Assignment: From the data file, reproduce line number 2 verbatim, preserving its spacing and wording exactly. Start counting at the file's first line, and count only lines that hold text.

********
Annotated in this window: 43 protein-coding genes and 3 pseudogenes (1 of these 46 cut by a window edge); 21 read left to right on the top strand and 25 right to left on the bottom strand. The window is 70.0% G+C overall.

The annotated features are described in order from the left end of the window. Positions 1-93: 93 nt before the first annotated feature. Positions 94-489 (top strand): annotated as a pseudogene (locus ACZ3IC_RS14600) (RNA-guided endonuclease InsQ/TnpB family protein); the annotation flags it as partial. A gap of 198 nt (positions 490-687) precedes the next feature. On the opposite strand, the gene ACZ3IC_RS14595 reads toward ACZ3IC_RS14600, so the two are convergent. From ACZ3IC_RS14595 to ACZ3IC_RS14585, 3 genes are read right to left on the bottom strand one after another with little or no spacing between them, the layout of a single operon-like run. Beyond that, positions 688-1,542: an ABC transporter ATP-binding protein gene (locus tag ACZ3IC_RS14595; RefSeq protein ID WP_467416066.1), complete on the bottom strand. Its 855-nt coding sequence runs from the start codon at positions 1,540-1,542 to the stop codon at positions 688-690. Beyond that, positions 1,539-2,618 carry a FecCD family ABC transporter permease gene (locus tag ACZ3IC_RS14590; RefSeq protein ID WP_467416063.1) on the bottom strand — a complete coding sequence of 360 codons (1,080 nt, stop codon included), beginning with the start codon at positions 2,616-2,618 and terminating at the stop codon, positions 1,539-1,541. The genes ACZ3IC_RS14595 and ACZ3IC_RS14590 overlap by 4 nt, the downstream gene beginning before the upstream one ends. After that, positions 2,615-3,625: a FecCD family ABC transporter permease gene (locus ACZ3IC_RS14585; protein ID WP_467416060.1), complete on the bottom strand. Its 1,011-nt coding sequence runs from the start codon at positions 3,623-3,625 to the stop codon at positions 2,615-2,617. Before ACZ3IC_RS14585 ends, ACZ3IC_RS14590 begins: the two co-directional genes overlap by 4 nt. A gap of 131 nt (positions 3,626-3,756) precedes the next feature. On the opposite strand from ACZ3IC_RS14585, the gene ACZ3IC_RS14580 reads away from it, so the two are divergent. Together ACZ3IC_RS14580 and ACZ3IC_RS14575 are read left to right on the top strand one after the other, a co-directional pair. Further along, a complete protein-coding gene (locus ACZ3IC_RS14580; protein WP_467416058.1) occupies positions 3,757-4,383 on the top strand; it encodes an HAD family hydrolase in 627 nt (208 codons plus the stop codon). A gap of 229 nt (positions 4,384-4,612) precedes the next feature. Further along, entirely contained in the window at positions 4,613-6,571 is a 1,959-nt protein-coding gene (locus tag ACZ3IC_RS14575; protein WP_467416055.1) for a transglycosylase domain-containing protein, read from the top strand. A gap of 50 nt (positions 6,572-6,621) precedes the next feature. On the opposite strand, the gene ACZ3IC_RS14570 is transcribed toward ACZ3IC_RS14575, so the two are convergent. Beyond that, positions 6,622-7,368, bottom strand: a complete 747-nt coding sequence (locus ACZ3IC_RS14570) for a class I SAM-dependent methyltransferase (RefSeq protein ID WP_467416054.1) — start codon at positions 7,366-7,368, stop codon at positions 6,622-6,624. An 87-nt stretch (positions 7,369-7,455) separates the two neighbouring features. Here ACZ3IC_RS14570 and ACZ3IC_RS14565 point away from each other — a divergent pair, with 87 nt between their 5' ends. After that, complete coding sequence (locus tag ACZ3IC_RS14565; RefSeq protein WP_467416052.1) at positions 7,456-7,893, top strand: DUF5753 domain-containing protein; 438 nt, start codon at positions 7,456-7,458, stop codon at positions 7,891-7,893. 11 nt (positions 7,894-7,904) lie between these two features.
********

The annotated features are described in order from the left end of the window. Positions 1-93: 93 nt before the first annotated feature. Positions 94-489 (top strand): annotated as a pseudogene (locus ACZ3IC_RS14600) (RNA-guided endonuclease InsQ/TnpB family protein); the annotation flags it as partial. A gap of 198 nt (positions 490-687) precedes the next feature. On the opposite strand, the gene ACZ3IC_RS14595 reads toward ACZ3IC_RS14600, so the two are convergent. From ACZ3IC_RS14595 to ACZ3IC_RS14585, 3 genes are read right to left on the bottom strand one after another with little or no spacing between them, the layout of a single operon-like run. Beyond that, positions 688-1,542: an ABC transporter ATP-binding protein gene (locus tag ACZ3IC_RS14595; RefSeq protein ID WP_467416066.1), complete on the bottom strand. Its 855-nt coding sequence runs from the start codon at positions 1,540-1,542 to the stop codon at positions 688-690. Beyond that, positions 1,539-2,618 carry a FecCD family ABC transporter permease gene (locus tag ACZ3IC_RS14590; RefSeq protein ID WP_467416063.1) on the bottom strand — a complete coding sequence of 360 codons (1,080 nt, stop codon included), beginning with the start codon at positions 2,616-2,618 and terminating at the stop codon, positions 1,539-1,541. The genes ACZ3IC_RS14595 and ACZ3IC_RS14590 overlap by 4 nt, the downstream gene beginning before the upstream one ends. After that, positions 2,615-3,625: a FecCD family ABC transporter permease gene (locus ACZ3IC_RS14585; protein ID WP_467416060.1), complete on the bottom strand. Its 1,011-nt coding sequence runs from the start codon at positions 3,623-3,625 to the stop codon at positions 2,615-2,617. Before ACZ3IC_RS14585 ends, ACZ3IC_RS14590 begins: the two co-directional genes overlap by 4 nt. A gap of 131 nt (positions 3,626-3,756) precedes the next feature. On the opposite strand from ACZ3IC_RS14585, the gene ACZ3IC_RS14580 reads away from it, so the two are divergent. Together ACZ3IC_RS14580 and ACZ3IC_RS14575 are read left to right on the top strand one after the other, a co-directional pair. Further along, a complete protein-coding gene (locus ACZ3IC_RS14580; protein WP_467416058.1) occupies positions 3,757-4,383 on the top strand; it encodes an HAD family hydrolase in 627 nt (208 codons plus the stop codon). A gap of 229 nt (positions 4,384-4,612) precedes the next feature. Further along, entirely contained in the window at positions 4,613-6,571 is a 1,959-nt protein-coding gene (locus tag ACZ3IC_RS14575; protein WP_467416055.1) for a transglycosylase domain-containing protein, read from the top strand. A gap of 50 nt (positions 6,572-6,621) precedes the next feature. On the opposite strand, the gene ACZ3IC_RS14570 is transcribed toward ACZ3IC_RS14575, so the two are convergent. Beyond that, positions 6,622-7,368, bottom strand: a complete 747-nt coding sequence (locus ACZ3IC_RS14570) for a class I SAM-dependent methyltransferase (RefSeq protein ID WP_467416054.1) — start codon at positions 7,366-7,368, stop codon at positions 6,622-6,624. An 87-nt stretch (positions 7,369-7,455) separates the two neighbouring features. Here ACZ3IC_RS14570 and ACZ3IC_RS14565 point away from each other — a divergent pair, with 87 nt between their 5' ends. After that, complete coding sequence (locus tag ACZ3IC_RS14565; RefSeq protein WP_467416052.1) at positions 7,456-7,893, top strand: DUF5753 domain-containing protein; 438 nt, start codon at positions 7,456-7,458, stop codon at positions 7,891-7,893. 11 nt (positions 7,894-7,904) lie between these two features.